Consumer inflation expectations eased and sentiment rose in…

Preliminary results for September from University of Michigan consumer surveys show that general consumer confidence rose in early September but remains at historically low levels (see first chart). The Composite Consumer Confidence Index rose to 59.5 in early September, up from 58.2 in August. The index hit a record low of 50.0 in June down from 101.0 in February 2020 at the start of the shutdown recession. The total increase in early September was 1.3 points, or 2.2 percent. The indicator remains consistent with previous recession levels.

The Current Economic Conditions Index rose to 58.9 from 58.6 in August (see first chart). This is a 0.3 point or 0.5 percent increase for the month. This component is a few pips above the June low of 53.8 and is still consistent with previous recessions.

The second component – consumer expectations, one of AIER’s leading indicators – gained 1.9 points, or 3.3 percent, for the month, rising to 59.9. This component indicator showed the strongest rebound in the past two months but is still consistent with previous stagnation levels (see first chart). According to the report, “One-year economic outlook continued to rise from very low readings earlier in the summer, but these gains were largely offset by modest declines in the longer-term outlook.” The report adds, “Personal finance components of the index as well as terms of purchase of durable goods remained at similar and relatively lower levels than last month.” The report further notes, “After a marked improvement in sentiment in August, consumers are showing signs of uncertainty over the course of the economy.”

One-year inflation expectations slipped again in early September, falling to 4.6 percent. This is the fourth decline in the past five months since consecutive readings of 5.4 percent in March and April. The latest reading is the lowest since September 2021 (see second chart).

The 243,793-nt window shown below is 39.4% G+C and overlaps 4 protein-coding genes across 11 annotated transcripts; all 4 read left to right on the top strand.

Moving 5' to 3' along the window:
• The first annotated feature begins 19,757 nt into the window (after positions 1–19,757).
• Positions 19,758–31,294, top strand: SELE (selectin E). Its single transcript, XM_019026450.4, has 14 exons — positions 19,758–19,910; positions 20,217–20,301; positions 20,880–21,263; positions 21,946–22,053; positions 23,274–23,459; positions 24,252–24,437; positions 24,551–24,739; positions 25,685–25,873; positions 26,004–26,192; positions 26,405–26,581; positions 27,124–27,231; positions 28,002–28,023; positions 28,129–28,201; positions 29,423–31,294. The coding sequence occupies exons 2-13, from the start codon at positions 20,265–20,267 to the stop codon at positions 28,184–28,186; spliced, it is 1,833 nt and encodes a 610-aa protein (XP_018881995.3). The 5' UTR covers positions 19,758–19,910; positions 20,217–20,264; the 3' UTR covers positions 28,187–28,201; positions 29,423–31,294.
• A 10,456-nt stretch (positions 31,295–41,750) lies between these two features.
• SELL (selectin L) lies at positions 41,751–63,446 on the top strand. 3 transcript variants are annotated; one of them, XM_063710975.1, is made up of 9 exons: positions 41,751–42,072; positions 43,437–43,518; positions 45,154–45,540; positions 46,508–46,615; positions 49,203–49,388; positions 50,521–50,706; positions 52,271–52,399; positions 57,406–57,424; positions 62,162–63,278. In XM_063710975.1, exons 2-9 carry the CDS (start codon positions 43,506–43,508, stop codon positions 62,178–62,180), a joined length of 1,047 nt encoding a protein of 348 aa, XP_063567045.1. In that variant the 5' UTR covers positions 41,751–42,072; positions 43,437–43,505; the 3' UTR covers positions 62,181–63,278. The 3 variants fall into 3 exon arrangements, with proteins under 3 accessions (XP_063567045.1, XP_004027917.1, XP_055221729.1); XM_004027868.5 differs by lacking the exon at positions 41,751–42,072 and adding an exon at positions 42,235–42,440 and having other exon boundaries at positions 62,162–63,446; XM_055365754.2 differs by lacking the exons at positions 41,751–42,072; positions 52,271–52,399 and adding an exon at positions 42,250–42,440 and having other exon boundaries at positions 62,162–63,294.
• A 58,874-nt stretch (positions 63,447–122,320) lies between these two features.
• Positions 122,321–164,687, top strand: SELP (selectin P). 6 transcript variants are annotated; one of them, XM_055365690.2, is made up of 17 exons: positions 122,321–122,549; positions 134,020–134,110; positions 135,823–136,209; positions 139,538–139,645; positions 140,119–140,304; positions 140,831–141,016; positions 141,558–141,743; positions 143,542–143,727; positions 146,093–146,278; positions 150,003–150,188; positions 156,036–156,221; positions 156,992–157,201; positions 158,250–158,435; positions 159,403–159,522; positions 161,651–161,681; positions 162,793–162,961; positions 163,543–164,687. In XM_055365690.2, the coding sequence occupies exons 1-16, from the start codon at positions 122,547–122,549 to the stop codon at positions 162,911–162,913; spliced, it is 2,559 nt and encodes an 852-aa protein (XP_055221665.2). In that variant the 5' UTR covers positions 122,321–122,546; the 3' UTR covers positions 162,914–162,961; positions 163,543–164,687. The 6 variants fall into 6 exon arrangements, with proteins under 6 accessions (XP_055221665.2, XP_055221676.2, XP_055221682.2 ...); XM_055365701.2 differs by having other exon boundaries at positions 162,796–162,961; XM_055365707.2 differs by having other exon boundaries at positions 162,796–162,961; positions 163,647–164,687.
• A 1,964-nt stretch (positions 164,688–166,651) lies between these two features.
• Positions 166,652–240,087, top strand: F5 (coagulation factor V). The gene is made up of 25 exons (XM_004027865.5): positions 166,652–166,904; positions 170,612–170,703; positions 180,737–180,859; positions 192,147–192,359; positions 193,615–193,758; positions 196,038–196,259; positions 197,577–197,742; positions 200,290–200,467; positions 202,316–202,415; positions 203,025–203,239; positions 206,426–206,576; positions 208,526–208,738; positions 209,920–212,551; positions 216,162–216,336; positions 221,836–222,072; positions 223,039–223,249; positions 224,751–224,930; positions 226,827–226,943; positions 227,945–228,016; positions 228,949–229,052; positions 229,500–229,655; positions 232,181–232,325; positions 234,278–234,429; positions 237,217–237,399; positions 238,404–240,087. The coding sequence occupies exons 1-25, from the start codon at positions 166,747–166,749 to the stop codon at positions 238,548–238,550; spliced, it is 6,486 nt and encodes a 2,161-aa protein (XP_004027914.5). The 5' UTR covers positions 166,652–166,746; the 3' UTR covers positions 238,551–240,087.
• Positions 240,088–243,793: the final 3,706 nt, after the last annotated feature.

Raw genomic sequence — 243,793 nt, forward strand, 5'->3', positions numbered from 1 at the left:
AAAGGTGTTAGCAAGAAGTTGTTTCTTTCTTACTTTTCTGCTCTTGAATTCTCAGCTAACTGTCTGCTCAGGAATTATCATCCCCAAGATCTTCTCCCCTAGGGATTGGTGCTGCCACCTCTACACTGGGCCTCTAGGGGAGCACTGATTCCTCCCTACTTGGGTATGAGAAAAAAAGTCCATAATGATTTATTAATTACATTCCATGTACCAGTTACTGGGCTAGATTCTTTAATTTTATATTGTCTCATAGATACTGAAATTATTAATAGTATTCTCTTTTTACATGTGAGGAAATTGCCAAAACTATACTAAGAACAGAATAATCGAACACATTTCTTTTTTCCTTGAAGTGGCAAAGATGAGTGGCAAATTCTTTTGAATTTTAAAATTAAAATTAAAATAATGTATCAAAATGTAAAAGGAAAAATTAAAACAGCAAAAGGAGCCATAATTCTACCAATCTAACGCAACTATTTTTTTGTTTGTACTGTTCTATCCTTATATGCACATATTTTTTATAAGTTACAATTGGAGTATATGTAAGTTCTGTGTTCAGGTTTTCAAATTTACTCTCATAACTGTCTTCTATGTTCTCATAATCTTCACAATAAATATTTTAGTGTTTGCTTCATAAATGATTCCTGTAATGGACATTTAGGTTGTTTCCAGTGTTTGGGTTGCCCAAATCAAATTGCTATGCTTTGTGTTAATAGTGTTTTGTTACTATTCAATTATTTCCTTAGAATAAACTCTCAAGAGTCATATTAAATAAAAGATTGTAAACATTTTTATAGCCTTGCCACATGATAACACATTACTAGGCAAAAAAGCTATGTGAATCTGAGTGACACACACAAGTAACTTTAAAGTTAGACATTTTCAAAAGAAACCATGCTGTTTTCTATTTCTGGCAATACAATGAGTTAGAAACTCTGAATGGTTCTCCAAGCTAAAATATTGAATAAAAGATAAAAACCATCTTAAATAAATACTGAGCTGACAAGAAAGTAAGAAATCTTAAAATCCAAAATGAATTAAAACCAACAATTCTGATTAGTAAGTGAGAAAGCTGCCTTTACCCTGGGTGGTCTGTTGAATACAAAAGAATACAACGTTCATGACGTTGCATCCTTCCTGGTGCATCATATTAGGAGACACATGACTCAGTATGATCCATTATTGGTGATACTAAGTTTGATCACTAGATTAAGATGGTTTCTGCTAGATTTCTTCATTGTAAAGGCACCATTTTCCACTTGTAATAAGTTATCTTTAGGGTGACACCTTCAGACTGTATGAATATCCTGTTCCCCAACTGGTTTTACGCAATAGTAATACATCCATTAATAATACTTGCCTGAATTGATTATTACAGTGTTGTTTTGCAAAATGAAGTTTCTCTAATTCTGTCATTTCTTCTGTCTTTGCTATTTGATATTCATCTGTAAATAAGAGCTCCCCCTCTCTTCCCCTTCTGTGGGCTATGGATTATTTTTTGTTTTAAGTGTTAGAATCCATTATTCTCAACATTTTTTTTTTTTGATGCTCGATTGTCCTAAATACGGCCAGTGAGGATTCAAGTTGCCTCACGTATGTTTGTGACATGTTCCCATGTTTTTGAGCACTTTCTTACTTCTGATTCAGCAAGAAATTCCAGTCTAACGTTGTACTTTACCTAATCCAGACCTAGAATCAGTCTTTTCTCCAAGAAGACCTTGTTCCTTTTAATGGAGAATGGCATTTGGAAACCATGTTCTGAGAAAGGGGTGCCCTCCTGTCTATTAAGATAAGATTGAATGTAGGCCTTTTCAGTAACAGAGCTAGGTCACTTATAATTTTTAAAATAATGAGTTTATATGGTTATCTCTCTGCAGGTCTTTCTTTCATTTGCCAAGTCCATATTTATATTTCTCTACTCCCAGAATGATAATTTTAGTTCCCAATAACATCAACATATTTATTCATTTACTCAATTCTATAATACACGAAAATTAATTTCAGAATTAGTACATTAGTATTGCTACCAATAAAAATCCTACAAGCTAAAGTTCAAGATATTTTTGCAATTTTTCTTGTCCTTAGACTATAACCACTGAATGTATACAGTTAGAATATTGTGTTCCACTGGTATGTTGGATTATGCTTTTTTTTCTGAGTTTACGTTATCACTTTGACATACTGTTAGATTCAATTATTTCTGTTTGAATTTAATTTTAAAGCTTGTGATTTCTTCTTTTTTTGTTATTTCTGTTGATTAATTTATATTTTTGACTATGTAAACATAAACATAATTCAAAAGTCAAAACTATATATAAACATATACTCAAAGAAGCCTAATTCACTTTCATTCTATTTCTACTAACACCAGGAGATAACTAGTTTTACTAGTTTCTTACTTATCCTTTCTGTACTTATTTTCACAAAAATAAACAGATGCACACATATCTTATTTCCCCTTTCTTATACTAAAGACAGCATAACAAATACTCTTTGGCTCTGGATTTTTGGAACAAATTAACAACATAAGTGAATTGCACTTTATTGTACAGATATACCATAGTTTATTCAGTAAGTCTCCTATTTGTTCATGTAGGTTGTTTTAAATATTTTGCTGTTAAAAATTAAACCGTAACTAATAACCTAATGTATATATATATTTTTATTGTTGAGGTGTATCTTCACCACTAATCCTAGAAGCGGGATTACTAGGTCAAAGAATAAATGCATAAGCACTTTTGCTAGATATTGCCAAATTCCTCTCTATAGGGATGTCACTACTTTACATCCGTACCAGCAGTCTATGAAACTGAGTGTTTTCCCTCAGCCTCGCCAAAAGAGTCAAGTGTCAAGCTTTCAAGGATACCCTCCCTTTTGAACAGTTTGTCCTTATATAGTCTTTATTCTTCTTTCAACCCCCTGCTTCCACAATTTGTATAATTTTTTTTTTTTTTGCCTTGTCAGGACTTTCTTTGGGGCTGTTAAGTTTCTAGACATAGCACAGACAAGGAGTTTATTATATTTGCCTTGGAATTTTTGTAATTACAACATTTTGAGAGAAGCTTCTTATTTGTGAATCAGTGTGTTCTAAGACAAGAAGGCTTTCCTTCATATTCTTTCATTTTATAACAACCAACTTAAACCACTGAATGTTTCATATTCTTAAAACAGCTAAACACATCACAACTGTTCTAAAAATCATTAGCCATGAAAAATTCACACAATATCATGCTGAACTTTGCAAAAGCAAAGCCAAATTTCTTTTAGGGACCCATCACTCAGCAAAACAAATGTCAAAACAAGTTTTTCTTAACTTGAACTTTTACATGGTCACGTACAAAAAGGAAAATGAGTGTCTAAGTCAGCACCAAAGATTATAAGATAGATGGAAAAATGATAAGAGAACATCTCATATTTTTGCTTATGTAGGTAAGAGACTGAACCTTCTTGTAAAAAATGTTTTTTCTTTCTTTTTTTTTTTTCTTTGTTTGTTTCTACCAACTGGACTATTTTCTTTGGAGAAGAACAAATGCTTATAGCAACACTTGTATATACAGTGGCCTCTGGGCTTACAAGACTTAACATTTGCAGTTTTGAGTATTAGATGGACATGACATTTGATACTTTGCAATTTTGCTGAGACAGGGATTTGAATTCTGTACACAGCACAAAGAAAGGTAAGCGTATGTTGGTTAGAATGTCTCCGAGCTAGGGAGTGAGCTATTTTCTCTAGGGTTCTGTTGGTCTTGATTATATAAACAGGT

Five-year inflation expectations have also softened, reaching 2.8% in early September. This result is within the 25-year range of 2.2% to 3.5% and is the lowest reading since July 2021 (see second graph).

The report states, “With continuing declines in energy prices, the average rate of inflation for the next year forecast has fallen to 4.6%, the lowest reading since last September. At 2.8%, the average long-term inflation expectations have fallen below the 2.9-range 3.1% for the first time since July 2021.”

The report adds: “However, it is not clear whether these improvements will be sustained, as consumers continue to display a great deal of uncertainty about the future course of prices. Uncertainty about short-term inflation has reached levels last seen in 1982, Uncertainty about long-term inflation rose from 3.9 to 4.5 this month, well above the 3.4 level we saw last September.”

Pessimistic consumer attitudes reflect the confluence of events with inflation driving the package. Consistently high rates of price increases affect consumer and business decision-making and distort economic activity. Overall, economic risks remain elevated due to the impact of inflation, the severe Fed tightening cycle, and the ongoing fallout from Russia’s invasion of Ukraine. With the midterm elections approaching, an escalation of negative political advertising may affect consumer confidence in the coming months. Economic prospects remain highly uncertain. Caution is required.

Robert Hughes

Bob Hughes

Robert Hughes joined AIER in 2013 after more than 25 years researching financial and economic markets on Wall Street. Previously, Bob was Head of Global Equity Strategy for Brown Brothers Harriman, where he developed an equity investment strategy that combines top-down macro analysis with upward fundamentals.

Prior to BBH, Bob was Chief Equity Analyst at State Street Global Markets, Chief Economist at Prudential Equity Group and Chief Economist and Financial Markets Analyst at Citicorp Investment Services. Bob holds an MA in Economics from Fordham University and a BA in Business Administration from Lehigh University.

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